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Charles Jerome Daly (July 20, 1930 – May 9, 2009) was an American basketball head coach. He led the Detroit Pistons
Detroit Pistons
to consecutive National Basketball
Basketball
Association (NBA) Championships in 1989 and 1990, and the 1992 United States
United States
men's Olympic basketball team ("The Dream Team") to the gold medal at the 1992 Summer Olympics.[1] Daly is a two-time Naismith Memorial Basketball
Basketball
Hall of Fame inductee, being inducted in 1994 for his individual coaching career,[2] and in 2010 was posthumously inducted as the head coach of the "Dream Team".[3] The Chuck Daly Lifetime Achievement Award is named after him.[4]

Contents

1 Early life 2 College career 3 NBA and national team career 4 Death 5 Head coaching record

5.1 College 5.2 NBA

6 References

Early life[edit] Born in Kane, Pennsylvania, to Earl and Geraldine Daly on July 20, 1930, Daly attended Kane Area High School. He matriculated at St. Bonaventure University for one year before transferring to Bloomsburg University of Pennsylvania, where he graduated in 1952.[5] After serving two years in the military, he began his basketball coaching career in 1955 at Punxsutawney Area High School in Punxsutawney, Pennsylvania.[1] College career[edit] After compiling a 111–70 record in eight seasons[5] at Punxsutawney High School, Daly moved on to the college level in 1963 as an assistant coach under Vic Bubas at Duke University. During his six seasons at Duke, the Blue Devils won the Atlantic Coast Conference championship and advanced to the Final Four, both in 1964 and 1966.[6] Daly then replaced Bob Cousy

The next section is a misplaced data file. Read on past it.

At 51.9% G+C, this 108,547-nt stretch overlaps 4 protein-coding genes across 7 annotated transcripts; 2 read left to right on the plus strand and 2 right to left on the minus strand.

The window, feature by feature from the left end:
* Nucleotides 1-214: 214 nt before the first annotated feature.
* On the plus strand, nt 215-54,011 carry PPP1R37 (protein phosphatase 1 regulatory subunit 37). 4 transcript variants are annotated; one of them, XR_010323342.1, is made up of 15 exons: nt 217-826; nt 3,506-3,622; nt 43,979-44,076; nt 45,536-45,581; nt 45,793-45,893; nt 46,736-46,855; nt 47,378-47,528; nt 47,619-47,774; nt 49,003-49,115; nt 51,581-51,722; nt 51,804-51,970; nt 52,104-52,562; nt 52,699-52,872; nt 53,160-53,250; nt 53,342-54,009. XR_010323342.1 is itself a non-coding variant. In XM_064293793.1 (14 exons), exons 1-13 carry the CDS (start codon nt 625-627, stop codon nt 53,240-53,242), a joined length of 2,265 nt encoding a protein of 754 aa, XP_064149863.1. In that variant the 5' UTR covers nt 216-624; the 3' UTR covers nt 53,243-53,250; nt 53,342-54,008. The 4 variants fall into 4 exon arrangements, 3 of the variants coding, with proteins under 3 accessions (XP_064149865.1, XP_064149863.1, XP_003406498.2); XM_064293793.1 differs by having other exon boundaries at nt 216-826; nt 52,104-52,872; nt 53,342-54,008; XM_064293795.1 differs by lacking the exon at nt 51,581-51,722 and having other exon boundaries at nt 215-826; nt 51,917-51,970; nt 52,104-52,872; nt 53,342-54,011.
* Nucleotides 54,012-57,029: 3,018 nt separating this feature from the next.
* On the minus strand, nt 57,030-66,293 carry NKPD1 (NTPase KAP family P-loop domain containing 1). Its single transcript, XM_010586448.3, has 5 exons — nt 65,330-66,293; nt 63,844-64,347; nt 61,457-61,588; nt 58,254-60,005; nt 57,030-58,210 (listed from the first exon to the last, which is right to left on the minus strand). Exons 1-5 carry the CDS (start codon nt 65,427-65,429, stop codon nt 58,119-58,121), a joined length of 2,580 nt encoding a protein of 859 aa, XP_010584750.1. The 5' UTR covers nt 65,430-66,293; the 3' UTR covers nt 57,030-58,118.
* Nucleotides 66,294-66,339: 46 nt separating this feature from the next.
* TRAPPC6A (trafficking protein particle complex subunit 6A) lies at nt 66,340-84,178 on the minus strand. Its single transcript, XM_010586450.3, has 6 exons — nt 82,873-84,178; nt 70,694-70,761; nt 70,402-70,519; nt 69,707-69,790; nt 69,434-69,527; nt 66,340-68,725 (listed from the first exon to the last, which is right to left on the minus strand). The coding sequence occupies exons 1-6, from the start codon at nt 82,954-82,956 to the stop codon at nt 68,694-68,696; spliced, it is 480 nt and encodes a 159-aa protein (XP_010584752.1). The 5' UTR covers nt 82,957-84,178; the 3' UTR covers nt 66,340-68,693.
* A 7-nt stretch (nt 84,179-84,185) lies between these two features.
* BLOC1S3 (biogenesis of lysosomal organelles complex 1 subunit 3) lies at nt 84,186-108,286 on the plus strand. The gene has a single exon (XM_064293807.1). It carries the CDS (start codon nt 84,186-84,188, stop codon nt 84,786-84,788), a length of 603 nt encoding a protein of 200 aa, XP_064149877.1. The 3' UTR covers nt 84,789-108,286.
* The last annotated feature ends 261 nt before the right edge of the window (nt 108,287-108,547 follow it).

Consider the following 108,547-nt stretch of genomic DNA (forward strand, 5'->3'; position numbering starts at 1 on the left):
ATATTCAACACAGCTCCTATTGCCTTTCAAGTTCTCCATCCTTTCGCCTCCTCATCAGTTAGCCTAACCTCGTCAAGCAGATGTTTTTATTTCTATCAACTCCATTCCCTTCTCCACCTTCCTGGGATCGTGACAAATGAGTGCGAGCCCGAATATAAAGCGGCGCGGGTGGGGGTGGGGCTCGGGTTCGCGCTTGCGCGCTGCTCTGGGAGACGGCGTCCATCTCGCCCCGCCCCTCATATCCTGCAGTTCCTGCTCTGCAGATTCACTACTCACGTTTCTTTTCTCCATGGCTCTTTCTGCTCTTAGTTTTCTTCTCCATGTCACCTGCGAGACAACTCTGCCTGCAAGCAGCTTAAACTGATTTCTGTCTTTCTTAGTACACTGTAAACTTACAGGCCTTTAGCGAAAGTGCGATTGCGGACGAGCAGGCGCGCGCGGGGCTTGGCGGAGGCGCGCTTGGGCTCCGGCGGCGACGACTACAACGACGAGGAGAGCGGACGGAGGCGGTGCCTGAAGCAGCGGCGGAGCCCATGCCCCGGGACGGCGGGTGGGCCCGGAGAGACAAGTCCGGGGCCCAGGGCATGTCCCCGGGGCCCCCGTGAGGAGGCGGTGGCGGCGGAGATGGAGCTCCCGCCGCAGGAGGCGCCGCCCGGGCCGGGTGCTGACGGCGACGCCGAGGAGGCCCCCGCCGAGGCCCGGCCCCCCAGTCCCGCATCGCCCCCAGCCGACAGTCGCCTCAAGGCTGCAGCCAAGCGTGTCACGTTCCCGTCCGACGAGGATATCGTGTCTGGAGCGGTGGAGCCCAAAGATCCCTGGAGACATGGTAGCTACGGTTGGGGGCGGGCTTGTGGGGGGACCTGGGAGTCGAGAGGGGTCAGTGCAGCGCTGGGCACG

Bob Cousy
as head coach at Boston College
Boston College